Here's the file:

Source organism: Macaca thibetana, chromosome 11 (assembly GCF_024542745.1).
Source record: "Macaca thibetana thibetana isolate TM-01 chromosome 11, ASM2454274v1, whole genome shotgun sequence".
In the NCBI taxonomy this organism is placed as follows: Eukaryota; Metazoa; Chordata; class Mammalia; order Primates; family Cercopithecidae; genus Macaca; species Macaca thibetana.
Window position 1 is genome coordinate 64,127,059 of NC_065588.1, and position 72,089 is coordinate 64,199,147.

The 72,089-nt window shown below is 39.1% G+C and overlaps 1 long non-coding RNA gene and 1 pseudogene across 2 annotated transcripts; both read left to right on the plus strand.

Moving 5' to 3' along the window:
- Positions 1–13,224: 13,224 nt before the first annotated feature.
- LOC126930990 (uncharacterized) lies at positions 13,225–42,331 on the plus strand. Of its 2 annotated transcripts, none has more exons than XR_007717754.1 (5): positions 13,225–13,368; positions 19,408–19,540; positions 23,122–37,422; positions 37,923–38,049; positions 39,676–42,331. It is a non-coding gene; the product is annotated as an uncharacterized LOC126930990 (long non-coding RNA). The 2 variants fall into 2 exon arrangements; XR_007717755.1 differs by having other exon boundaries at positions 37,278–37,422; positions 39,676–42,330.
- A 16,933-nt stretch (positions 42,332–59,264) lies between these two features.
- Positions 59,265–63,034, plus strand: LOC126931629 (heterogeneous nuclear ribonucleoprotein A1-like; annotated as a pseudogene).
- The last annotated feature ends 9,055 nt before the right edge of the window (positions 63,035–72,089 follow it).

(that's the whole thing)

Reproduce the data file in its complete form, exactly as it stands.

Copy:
Source organism: Macaca thibetana, chromosome 11 (assembly GCF_024542745.1).
Source record: "Macaca thibetana thibetana isolate TM-01 chromosome 11, ASM2454274v1, whole genome shotgun sequence".
In the NCBI taxonomy this organism is placed as follows: Eukaryota; Metazoa; Chordata; class Mammalia; order Primates; family Cercopithecidae; genus Macaca; species Macaca thibetana.
Window position 1 is genome coordinate 64,127,059 of NC_065588.1, and position 72,089 is coordinate 64,199,147.

The 72,089-nt window shown below is 39.1% G+C and overlaps 1 long non-coding RNA gene and 1 pseudogene across 2 annotated transcripts; both read left to right on the plus strand.

Moving 5' to 3' along the window:
- Positions 1–13,224: 13,224 nt before the first annotated feature.
- LOC126930990 (uncharacterized) lies at positions 13,225–42,331 on the plus strand. Of its 2 annotated transcripts, none has more exons than XR_007717754.1 (5): positions 13,225–13,368; positions 19,408–19,540; positions 23,122–37,422; positions 37,923–38,049; positions 39,676–42,331. It is a non-coding gene; the product is annotated as an uncharacterized LOC126930990 (long non-coding RNA). The 2 variants fall into 2 exon arrangements; XR_007717755.1 differs by having other exon boundaries at positions 37,278–37,422; positions 39,676–42,330.
- A 16,933-nt stretch (positions 42,332–59,264) lies between these two features.
- Positions 59,265–63,034, plus strand: LOC126931629 (heterogeneous nuclear ribonucleoprotein A1-like; annotated as a pseudogene).
- The last annotated feature ends 9,055 nt before the right edge of the window (positions 63,035–72,089 follow it).